Historians see the depression of the 1930s as a central watershed in both the political and economic history of Latin America, although the precursors of the changes which occurred in the decade before the Second World War can be detected much earlier. In almost every major country of Latin America recovery from the crisis depended upon the growth of the internal market and the expansion of manufacturing industry. For a long time little attention was given to the promotion of new export sectors, and foreign direct investment now became dominated by an influx of multinational firms seeking to side-step tariff barriers and other import restrictions in order to maintain their access to growing domestic markets. The state began to play a hugely expanded role, not only with the foundation of central banks and the introduction of a much greater range of policy instruments to manage the economy, but also as an entrepreneur in its own right. Mexico, perhaps, had taken the most significant step in this direction with the expropriation of the foreign-owned oil companies in 1938, although by then there were already public-sector oil companies in several other Latin American countries, most notably Argentina. From the 1940s the expropriation of foreign-owned railways and public utilities as well as the development of basic industries like steel in many countries brought a further enhancement to the business activities of the state; mining, oil, and telecommunications firms were absorbed into the public sector later. This process reached a peak in the early 1970s with wideranging programmes of nationalisation in Peru and Chile and a negotiated transfer of foreign-owned oil concessions in Venezuela. Although nationalists of the left and the right had led the public attacks on the foreign companies, there was widespread acceptance, whatever the regime, of the general principles of an interventionist state and a large public sector, (p.5) particularly in basic industries deemed essential to the process of development. By this point, with radical governments in power in Peru and Chile and physical attacks on leading businessmen in countries like Argentina and Uruguay, the prospects for private business, whether national or foreign, appeared distinctly gloomy.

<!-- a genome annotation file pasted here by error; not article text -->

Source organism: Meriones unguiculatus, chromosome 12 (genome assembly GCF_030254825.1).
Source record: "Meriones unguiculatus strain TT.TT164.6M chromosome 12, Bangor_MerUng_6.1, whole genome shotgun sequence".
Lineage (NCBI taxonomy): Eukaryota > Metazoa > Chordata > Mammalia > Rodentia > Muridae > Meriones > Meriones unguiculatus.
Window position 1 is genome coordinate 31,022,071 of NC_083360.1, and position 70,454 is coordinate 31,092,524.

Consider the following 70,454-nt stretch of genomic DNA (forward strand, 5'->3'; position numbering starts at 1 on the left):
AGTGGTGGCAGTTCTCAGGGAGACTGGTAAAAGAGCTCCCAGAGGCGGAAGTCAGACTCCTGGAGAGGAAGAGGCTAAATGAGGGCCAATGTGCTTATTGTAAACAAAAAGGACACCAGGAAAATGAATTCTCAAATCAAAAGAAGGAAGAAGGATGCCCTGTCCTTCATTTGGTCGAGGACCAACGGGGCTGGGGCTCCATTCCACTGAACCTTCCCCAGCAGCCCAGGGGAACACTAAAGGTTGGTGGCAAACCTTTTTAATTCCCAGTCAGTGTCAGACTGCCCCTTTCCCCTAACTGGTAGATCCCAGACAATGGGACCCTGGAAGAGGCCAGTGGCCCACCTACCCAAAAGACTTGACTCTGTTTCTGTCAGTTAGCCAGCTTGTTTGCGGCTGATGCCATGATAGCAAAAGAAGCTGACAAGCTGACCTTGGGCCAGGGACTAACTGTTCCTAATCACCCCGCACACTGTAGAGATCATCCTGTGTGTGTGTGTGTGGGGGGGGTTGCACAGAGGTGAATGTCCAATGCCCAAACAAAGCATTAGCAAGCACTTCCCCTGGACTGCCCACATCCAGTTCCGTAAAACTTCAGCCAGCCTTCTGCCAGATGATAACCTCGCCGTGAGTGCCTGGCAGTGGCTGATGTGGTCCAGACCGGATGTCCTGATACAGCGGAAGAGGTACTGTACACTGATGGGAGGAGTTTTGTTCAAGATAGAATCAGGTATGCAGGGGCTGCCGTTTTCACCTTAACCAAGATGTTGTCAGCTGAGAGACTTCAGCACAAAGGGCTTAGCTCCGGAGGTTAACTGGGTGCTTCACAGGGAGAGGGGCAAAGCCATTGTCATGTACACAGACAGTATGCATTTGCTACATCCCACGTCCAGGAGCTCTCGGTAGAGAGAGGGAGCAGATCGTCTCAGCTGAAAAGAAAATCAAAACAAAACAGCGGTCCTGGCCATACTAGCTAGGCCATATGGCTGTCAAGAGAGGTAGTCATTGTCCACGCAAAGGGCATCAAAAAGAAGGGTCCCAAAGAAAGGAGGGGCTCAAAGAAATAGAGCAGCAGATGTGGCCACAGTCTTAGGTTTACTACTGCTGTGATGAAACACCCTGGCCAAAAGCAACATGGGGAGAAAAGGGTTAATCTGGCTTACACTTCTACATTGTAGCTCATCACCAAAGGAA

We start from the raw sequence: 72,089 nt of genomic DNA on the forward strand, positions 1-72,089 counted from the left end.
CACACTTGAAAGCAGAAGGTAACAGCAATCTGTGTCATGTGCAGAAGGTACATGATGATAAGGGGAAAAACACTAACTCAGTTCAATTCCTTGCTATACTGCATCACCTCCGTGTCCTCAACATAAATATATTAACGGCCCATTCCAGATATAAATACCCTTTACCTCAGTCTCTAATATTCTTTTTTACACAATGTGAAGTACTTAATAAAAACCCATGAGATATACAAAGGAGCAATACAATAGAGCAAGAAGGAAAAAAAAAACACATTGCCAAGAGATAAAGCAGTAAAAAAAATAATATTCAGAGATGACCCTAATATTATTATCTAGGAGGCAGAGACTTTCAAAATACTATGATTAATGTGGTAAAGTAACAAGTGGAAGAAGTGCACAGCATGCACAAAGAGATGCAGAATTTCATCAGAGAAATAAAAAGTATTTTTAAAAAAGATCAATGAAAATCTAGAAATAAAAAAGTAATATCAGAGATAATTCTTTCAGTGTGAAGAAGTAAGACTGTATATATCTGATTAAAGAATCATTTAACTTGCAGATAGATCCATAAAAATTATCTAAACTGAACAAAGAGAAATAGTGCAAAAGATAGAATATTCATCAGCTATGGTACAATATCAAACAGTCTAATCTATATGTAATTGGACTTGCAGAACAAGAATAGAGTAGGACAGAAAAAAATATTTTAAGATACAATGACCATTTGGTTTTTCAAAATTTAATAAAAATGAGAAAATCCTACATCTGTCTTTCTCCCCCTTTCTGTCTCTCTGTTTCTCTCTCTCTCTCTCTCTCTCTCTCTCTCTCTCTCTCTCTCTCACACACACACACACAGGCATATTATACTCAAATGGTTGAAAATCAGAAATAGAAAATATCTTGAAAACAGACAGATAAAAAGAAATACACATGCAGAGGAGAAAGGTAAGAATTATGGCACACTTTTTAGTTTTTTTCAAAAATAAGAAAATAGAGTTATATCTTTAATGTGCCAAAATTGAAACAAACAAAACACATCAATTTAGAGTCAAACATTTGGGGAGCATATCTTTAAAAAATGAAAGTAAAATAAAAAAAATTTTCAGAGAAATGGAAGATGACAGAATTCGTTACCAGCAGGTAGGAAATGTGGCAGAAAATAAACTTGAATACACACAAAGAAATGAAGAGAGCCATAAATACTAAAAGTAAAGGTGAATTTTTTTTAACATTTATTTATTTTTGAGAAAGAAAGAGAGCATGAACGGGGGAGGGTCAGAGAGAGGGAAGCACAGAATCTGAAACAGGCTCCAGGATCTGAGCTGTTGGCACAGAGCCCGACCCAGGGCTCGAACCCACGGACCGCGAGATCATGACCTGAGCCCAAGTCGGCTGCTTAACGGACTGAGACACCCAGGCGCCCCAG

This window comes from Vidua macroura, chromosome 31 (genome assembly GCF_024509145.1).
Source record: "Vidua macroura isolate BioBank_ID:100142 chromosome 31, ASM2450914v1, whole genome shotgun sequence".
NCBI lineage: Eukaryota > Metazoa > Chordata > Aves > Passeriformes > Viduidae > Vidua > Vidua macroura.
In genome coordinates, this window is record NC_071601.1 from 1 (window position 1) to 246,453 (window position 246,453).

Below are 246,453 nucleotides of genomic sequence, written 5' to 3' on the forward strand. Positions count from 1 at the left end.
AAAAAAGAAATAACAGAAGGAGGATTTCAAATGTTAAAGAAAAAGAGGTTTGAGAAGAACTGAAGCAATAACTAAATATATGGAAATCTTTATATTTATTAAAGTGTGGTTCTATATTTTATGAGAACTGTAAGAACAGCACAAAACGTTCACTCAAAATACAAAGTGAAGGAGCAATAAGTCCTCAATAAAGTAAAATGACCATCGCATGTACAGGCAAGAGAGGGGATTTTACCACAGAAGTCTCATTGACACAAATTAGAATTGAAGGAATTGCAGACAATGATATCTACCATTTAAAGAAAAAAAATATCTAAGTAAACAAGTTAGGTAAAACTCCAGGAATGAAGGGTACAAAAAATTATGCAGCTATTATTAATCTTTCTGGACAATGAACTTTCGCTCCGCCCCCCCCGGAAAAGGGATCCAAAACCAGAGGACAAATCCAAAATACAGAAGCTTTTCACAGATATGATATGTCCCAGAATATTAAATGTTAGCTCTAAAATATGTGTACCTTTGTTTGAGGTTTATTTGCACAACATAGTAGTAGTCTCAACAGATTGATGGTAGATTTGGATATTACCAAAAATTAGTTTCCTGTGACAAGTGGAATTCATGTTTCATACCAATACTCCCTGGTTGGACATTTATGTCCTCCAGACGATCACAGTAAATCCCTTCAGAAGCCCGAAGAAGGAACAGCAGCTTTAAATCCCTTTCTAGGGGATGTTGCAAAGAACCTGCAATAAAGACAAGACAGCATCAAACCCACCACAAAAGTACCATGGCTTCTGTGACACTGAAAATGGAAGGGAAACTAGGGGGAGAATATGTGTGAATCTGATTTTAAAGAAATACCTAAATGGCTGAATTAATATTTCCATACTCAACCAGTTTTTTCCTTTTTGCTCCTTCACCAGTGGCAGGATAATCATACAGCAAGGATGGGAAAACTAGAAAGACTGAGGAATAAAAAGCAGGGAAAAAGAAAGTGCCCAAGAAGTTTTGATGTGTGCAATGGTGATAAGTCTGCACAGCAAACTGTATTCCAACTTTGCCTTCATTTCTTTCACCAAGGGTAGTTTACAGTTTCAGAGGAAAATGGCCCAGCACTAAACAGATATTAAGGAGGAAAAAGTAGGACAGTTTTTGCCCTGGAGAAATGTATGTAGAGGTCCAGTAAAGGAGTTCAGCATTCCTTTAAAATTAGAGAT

These developments in the political and economic spheres had a major effect on the growth of economic and business history as disciplines distinct from mainstream history. As several authors in this volume indicate, two waves of theoretical work in particular had an enormous influence on historians. The first was the development of structuralist ideas associated with the United Nations Economic Commission for Latin America (ECLA in English, CEPAL in Spanish) from the 1950s.8 The second was the growth of more radical dependency theories as structuralism and the model of state-led import-substitution industrialisation ran out of steam in the 1960s.9 By now, it seemed, both foreign investment and the deficiencies of the private sector had led Latin American countries into a worse position than ever. Many scholars came to the view that, even when provided with substantial aid by the state, local business elites had proved incapable of developing an autonomous growth process. It was easy therefore to argue either that they lacked basic entrepreneurial and managerial qualities or else that they had simply betrayed national interests and sold out to foreign investors. As for the latter, they were often considered simply to have exploited and drained Latin America of resources through their control of technology, capital, and markets, and their greater bargaining power visà-vis weak Latin American governments (which for much of the first half of the century, of course, had been controlled by the elites whose inadequacy, disloyalty and incompetence seemed all too evident). This dismissal of the private sector reached its apogee perhaps in the work of André Gunder Frank and his disciples.10